Mexico´s presidential winner could affect American interests- Sunday’s Mexican election for president will have no immediate or dramatic effect on the U.S.-Mexico relationship, however, ties between the two countries, especially in the security arena and oil sector, could shift or adjust once the virtually elected president Enrique Peña Nieto from the Institutional Revolutionary Party (PRI), takes office next December.
The end of an anti-immigrant state laws- Kristian Ramos, policy director of the 21st Century Border Initiative, writes an op-ed for the Huffington Post, stating that the three provisions that were struck down in Arizona’s SB 1070 anti-immigrant law have created legal precedent for other states to pass their own immigration laws outside of the existing federal ones. The Court was clear in striking down those three provisions; the Federal Government has pre-emptive powers in enforcing our nation’s immigration laws.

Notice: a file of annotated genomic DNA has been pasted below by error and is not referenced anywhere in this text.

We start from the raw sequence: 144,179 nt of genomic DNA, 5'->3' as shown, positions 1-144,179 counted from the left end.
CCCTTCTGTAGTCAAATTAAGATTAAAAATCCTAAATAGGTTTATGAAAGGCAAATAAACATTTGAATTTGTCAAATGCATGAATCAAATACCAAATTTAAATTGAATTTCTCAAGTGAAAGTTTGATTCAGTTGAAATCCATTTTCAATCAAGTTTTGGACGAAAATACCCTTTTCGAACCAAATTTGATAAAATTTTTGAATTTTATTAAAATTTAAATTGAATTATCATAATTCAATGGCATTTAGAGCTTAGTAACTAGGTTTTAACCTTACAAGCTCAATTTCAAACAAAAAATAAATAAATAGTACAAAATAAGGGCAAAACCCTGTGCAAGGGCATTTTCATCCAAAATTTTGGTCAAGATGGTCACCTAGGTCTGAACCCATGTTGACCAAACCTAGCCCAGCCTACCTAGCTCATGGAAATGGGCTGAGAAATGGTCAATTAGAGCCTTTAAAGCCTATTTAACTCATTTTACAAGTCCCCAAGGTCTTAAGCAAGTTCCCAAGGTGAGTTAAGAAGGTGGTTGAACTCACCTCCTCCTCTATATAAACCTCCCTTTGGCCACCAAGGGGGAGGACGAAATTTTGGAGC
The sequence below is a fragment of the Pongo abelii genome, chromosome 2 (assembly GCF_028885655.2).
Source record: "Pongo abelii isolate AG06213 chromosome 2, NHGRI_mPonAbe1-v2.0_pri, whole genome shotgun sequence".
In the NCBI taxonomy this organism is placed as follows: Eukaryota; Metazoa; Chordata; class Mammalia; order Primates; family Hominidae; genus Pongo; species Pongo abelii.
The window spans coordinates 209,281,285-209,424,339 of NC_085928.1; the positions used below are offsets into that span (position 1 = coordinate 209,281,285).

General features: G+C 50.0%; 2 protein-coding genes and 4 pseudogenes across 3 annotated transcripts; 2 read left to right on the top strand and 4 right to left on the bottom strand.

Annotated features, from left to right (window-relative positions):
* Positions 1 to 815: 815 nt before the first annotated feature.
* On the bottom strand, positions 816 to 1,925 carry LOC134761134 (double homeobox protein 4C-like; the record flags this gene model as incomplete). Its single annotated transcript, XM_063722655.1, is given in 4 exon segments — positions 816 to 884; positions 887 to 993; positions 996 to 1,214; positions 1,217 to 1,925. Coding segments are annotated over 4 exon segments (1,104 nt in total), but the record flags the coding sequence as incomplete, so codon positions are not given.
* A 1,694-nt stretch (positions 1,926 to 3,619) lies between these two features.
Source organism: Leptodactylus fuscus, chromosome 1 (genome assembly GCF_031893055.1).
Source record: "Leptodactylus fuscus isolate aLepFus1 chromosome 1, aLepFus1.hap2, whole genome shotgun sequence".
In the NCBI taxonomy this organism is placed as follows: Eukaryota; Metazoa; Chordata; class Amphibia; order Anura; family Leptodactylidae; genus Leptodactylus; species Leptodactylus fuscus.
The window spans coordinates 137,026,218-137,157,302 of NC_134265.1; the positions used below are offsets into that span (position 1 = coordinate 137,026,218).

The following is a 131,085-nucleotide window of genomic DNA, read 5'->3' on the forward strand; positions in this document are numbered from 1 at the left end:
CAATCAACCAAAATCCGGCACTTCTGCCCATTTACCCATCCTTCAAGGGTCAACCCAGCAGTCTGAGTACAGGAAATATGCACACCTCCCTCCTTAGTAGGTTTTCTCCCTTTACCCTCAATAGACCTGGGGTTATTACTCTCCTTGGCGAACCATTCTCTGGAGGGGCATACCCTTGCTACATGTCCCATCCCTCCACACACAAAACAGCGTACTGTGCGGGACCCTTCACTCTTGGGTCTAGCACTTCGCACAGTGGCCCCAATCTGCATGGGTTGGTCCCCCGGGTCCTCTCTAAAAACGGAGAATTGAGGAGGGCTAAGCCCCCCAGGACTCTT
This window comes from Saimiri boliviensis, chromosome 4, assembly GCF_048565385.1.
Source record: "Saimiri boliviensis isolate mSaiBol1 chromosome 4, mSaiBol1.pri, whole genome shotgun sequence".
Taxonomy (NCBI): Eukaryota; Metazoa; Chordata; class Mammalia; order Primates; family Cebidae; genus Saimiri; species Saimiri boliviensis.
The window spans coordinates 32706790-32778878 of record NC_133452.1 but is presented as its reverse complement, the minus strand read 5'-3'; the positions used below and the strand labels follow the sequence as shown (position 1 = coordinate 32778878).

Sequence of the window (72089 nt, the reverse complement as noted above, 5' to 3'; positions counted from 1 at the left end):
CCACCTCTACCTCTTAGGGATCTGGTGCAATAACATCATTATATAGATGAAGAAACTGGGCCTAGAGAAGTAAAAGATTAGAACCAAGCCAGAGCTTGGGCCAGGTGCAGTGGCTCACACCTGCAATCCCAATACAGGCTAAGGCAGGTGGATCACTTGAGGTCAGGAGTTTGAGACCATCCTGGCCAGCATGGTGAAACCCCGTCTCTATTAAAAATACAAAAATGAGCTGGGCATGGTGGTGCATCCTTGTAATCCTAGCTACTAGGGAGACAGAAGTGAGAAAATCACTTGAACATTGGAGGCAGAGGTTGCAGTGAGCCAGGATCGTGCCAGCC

Ohio needs more immigrants- Policy experts said Ohio’s economy could benefit from more immigrants moving to this state because they are much more likely than native-born residents to start businesses, and their establishments employ about one in seven people who work for small businesses.
Last May, the White House realeased the report National Travel & Tourism Strategy, which highlights the importance of investing in border infrastructure as a way to increase tourism and transportation from Mexico. After the fact, the Border Mayors Association as well as the Mayor of Yuma, Arizona, Alan Krieger, sent thank you letters to the White House for taking into consideration their needs and desires on the National Travel and Tourism report. Here you can read both letters:
Daily Border Bulletin is up! Today's stories include: